Adam Kamradt-Scott is a senior lecturer at the Department of Government and International Relations at the University of Sydney, Australia. In his recently published book, Managing Global Health Security, Kamradt-Scott talks about disease outbreak control by the World Health Organization. He talks to Vibha Varshney at the 68th World Health Assembly in Geneva
Has WHO's response to global health security or epidemics changed in the past couple of decades?
Most definitely yes. Based on the failures of the WHO's first global eradication programme that targeted malaria, the organisation formed a very standard approach in which it mainly sought to coordinate the efforts of governments while avoiding the risk of being viewed too prescriptive. In SARS we saw a very different organisation that was confident and took the lead to rapidly contain the outbreak, issuing directives, and naming and shaming countries that were not acting responsibly. In the wake of SARS, though, member states were obviously concerned at the level of WHO's autonomy and moved to implement new checks and balances on the organisation through the revised International Health Regulations (IHR) negotiations. Since the revised IHR were approved, we've seen an organisation much more hesitant in its ability to manage global health security. Even though WHO was right to declare H1N1 a global public health emergency, the perception is that it acted in haste and it was criticised as a result. Now in Ebola we saw the organisation respond too slowly, again attracting criticism. This highlights the very difficult challenge for the WHO in declaring public health emergencies while operating in contexts of imperfect information and considerable uncertainty. It is not an enviable position to be in, especially when some governments also try and hide the full extent of disease outbreaks over concerns of trade and travel sanctions.
What are your views on WHO's response to the Ebola epidemic? What were the problems?
Even as WHO has itself acknowledged, mistakes were made in responding to Ebola. Certainly member states' budget cuts to WHO over the past few years had a big impact on the number of available staff to manage the multiple crises that were occurring at the same time as Ebola. But even so and as media reports have revealed, the WHO did not pay sufficient attention to reports from the region and the scale and extent of the outbreak. Added to this, the potential political and economic implications of declaring an emergency and the impact this would have on affected countries seems to have been given too much weight. The end result was that the WHO response was slow. They dropped the ball. It has done tremendous damage to the organisation's reputation which will take years to rebuild.
WHO blames lack of funds for the shortfalls in response to the Ebola epidemic. To what extent do you think this was the problem?
The budget cuts to WHO explain some of the problems, but not all. For years now, governments have continued to delegate more and more work to the WHO at the same time as reducing its budget and instituting efficiency savings. I think in Ebola we saw the consequences of these policies. Having said this, the budget cuts do not explain why the organisation was slow to declare an emergency, and I have yet to see any reasonable explanation offered by the secretariat with regards to why the nature of the crisis was not flagged earlier. The fact that Ebola had spread to urban areas in itself should have been an immediate red flag for the WHO as it was not something we had seen before and the affected countries were known to not have strong health systems. WHO is meant to be our global physician, which means telling countries honestly and openly when they have a problem and what measures are needed to address it. It also means calling out countries when they're not doing the right thing. That doesn't appear to have happened in this context.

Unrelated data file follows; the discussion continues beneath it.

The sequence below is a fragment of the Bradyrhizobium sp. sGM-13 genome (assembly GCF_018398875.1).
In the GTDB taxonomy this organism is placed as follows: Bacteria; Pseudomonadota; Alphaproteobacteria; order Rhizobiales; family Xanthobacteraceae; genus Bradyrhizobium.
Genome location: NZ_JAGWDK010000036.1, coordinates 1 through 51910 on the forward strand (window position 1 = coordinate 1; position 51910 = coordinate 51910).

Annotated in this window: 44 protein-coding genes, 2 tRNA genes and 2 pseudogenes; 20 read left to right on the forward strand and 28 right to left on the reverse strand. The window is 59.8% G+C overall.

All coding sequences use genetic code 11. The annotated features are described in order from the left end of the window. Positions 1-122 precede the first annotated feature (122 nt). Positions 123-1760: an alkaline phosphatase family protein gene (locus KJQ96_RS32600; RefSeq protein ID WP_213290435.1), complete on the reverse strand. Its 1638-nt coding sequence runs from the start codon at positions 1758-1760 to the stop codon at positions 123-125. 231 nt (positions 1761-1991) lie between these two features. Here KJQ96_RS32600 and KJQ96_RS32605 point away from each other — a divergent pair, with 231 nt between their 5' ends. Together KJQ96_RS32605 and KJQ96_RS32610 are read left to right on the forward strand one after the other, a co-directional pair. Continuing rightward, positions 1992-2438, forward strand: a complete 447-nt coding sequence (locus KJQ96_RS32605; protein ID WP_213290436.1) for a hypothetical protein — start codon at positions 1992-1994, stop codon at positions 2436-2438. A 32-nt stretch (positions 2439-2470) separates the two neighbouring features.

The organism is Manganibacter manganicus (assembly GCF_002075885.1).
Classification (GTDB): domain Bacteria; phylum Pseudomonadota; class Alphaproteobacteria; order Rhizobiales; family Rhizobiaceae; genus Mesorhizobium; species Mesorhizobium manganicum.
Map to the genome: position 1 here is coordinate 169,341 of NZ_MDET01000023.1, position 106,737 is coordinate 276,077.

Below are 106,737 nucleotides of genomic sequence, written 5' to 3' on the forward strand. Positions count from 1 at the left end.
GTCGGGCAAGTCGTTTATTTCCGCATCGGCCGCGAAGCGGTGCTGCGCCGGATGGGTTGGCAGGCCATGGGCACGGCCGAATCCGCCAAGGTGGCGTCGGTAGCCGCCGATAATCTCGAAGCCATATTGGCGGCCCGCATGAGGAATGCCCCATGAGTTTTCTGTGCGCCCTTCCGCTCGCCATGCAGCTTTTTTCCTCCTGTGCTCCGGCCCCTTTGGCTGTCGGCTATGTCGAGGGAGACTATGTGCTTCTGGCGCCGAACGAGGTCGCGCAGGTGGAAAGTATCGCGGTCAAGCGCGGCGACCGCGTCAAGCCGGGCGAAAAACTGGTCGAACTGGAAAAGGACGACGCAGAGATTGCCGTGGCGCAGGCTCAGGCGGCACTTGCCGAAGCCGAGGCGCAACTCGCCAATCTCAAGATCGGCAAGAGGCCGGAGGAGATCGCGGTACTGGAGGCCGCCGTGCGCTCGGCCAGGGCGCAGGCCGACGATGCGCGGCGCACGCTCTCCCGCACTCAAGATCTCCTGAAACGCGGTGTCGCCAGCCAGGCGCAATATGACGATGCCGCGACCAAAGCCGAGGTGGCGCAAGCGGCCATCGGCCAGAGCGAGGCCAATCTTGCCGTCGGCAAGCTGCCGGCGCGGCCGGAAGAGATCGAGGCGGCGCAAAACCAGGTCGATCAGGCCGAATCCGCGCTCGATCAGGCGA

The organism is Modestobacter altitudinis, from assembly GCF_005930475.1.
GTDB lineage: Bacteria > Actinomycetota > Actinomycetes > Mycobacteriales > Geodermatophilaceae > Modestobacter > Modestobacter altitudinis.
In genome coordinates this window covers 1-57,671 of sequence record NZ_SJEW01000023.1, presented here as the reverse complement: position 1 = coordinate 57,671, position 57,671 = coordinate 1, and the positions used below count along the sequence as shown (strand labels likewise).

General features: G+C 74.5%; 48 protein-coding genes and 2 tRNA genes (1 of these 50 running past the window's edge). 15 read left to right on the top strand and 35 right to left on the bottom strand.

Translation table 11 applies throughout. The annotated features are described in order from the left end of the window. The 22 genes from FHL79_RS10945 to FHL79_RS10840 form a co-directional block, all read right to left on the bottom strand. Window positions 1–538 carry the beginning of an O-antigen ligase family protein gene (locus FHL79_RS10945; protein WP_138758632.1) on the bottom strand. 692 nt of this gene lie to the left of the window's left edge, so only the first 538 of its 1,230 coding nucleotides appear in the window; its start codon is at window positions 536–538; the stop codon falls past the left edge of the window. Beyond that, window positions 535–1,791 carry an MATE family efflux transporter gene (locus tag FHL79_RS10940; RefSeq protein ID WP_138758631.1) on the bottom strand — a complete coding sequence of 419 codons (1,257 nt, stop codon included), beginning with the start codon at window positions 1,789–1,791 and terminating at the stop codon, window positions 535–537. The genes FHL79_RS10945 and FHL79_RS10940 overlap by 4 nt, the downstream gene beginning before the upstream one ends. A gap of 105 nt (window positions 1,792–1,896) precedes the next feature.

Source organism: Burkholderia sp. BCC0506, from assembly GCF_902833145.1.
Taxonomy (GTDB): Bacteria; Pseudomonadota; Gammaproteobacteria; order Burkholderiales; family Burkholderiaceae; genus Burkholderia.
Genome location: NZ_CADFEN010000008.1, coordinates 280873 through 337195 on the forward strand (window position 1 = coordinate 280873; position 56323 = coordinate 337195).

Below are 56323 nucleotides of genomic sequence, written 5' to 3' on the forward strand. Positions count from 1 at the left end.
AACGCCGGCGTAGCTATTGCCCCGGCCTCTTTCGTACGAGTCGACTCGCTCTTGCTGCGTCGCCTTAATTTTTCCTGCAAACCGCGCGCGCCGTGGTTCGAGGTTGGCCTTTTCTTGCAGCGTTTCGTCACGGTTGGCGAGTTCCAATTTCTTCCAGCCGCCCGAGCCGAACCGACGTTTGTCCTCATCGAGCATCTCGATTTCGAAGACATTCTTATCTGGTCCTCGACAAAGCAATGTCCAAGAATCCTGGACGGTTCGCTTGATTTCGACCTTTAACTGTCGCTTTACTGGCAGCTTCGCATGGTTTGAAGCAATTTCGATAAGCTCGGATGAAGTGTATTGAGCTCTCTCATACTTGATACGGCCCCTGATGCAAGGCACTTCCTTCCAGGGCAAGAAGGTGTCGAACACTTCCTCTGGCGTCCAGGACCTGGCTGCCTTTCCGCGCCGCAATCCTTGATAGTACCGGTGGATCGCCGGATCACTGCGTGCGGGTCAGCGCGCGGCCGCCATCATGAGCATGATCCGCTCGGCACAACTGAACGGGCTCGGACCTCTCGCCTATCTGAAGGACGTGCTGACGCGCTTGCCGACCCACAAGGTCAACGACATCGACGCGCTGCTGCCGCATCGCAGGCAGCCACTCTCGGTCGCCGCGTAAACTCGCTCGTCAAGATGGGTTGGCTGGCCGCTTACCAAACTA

A framework for engagement with non-state actors is being discussed for some time now. Do you think funds provided by non-state actors can improve the efficiency of WHO to deal with epidemics?
In 2009, the Parliamentary Assembly of the Council of Europe and other actors initiated at least three independent investigations over their concerns that WHO had been unduly influenced by the pharmaceutical industry into declaring a pandemic. Every investigation found the WHO had not been unduly influenced, but if governments are truly concerned about the role and influence of non-state actors shaping global health policy via financial contributions then it makes sense that they fund the agency appropriately. But this is not what we're seeing. Instead, governments keep crying poor. I am pragmatic about these issues and so long as there are appropriate checks and balances to ensure conflicts of interest are avoided, and that funds do not lead to undue influence, then I think the most important thing is that the job gets done. While I would wholeheartedly prefer WHO to be funded by member states appropriately, there are a number of public-private partnership models that seem to work reasonably well so I am not diametrically opposed to the idea.
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